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Article Alert

The free Article Alert service delivers a weekly email to your inbox containing the most recently published articles on all aspects of systematic review and comparative effectiveness review methodologies.

  • Medical, psychological, educational, etc., methodology research literatures covered
  • Curated by our seasoned research staff from a wide array of sources: PubMed, journal table of contents, author alerts, bibliographies, and prominent international methodology and grey literature Web sites
  • Averages 20 citations/week (pertinent citations screened from more than 1,500 citations weekly)
  • Saves you time AND keeps you up to date on the latest research

Article Alert records include:

  • Citation information/abstract
  • Links: PMID (PubMed ID) and DOI (Digital Object Identifier)
  • Free Full Text: PubMed Central or  publisher link (when available)
  • RIS file to upload all citations to EndNote, RefWorks, Zotero, or other citation software

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The Article Alert for the week of October 6, 2014 (sample articles)

Finfgeld-Connett D. Metasynthesis Findings: Potential Versus Reality. Qual.Health Res. Epub 2014 Sep 5. PMID: 25192758.

Early on, qualitative researchers predicted that metasynthesis research had the potential to significantly push knowledge development forward. More recently, scholars have questioned whether this is actually occurring. To examine this concern, a randomly selected sample of metasynthesis articles was systematically reviewed to identify the types of findings that have been produced. Based on this systematic examination, it appears that findings from metasynthesis investigations might not be reaching their full potential. Metasynthesis investigations frequently result in isolated findings rather than findings in relationship, and opportunities to generate research hypotheses and theoretical models are not always fully realized. With this in mind, methods for moving metasynthesis findings into relationship are discussed.

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Atkinson KM, Koenka AC, Sanchez CE, Moshontz H, Cooper H. Reporting standards for literature searches and report inclusion criteria: making research syntheses more transparent and easy to replicate. Res.Synth.Method. Epub 2014 Sep 24

A complete description of the literature search, including the criteria used for the inclusion of reports after they have been located, used in a research synthesis or meta-analysis is critical if subsequent researchers are to accurately evaluate and reproduce a synthesis' methods and results. Based on previous guidelines and new suggestions, we present a set of focused and detailed standards for reporting the methods used in a literature search. The guidelines cover five search strategies: reference database searches, journal and bibliography searches, searches of the reference lists of reports, citation searches, and direct contact searches. First, we bring together all the unique recommendations made in existing guidelines for research synthesis. Second, we identify gaps in reporting standards for search strategies. Third, we address these gaps by providing new reporting recommendations. Our hope is to facilitate successful evaluation and replication of research synthesis results.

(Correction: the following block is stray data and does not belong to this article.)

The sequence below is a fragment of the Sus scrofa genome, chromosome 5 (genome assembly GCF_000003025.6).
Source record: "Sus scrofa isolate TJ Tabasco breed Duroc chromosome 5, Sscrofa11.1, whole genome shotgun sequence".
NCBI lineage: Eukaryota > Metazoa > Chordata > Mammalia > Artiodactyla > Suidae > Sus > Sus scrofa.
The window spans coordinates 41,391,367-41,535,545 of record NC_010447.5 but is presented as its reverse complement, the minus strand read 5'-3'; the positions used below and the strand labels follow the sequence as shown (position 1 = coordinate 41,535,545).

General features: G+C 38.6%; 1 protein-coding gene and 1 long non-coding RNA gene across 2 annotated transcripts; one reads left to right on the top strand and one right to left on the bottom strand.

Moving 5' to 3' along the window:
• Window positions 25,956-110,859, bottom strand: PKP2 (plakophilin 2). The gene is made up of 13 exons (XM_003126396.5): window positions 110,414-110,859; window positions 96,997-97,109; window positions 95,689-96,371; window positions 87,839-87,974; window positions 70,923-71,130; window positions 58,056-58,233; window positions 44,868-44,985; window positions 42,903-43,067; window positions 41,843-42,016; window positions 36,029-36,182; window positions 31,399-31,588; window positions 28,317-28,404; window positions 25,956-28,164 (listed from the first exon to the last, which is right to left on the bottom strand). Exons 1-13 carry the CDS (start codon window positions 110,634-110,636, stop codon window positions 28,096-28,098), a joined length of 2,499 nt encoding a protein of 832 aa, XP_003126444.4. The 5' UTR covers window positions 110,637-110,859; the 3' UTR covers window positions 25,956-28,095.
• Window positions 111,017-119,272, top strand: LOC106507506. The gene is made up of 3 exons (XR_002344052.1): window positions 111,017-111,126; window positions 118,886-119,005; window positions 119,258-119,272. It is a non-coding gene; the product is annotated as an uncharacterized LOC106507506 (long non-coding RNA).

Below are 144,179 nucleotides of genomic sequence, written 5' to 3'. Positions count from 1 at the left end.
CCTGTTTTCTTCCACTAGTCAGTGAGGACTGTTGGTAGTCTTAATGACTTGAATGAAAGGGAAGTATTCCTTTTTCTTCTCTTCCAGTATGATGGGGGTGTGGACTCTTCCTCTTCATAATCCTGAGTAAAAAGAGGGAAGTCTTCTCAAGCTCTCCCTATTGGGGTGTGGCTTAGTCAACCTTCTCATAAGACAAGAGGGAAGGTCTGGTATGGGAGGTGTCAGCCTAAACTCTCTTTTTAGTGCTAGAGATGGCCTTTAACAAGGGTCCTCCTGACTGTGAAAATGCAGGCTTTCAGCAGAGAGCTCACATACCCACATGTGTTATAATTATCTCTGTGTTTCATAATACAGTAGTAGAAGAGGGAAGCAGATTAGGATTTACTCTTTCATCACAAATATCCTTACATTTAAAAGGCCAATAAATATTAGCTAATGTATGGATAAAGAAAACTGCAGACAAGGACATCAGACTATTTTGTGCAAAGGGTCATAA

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Halawa N. Evidence-based medicine: the conundrum of grading systems. Consult.Pharm. 2014;29(8):536-46. PMID: 25203261.

Objective: To provide a review and commentary of various systems that grade the strength of a body of evidence for evaluating health care recommendations.
Data Sources: A PubMed literature review was conducted between the years 2000 and 2013 using the following key words: evidence, grading systems, health care decisions, evidence quality, GRADE, and GRADE Working Group. The search focused on guidelines, review articles, and descriptive articles from prominent journals.
Study Selection: A total of 50 articles were reviewed, of which 24 were selected for inclusion. Selected articles prior to the year 2000 were included strictly for background information. Articles were included based on the reputation of the journal or publishing body and whether the content addresses the objective of this review.
Data Extraction/Synthesis: A large number of varying grading systems exist, and some use numerical grading while others use prose recommendations. These systems help clinicians decipher the evidence; however, evaluating a multitude of grading systems, which are not only inconsistent but also contain their own inherent strengths and weaknesses, makes evaluation complex.
Conclusion: Clinicians face a challenge when deciding which of these grading systems to use. The GRADE (Grading of Recommendations Assessment, Development, and Evaluation) Working Group began in 2000 as an informal collaboration of people with an interest in addressing the shortcomings of present grading systems in health care. Many international organizations have adopted and/or endorsed the GRADE system or modified it for use in practice. Nevertheless, the true effectiveness of the system as a universal methodology for grading evidence still remains to be validated. To date, there has not been any literature-based proof of its validity; therefore, further research should be conducted in this area.

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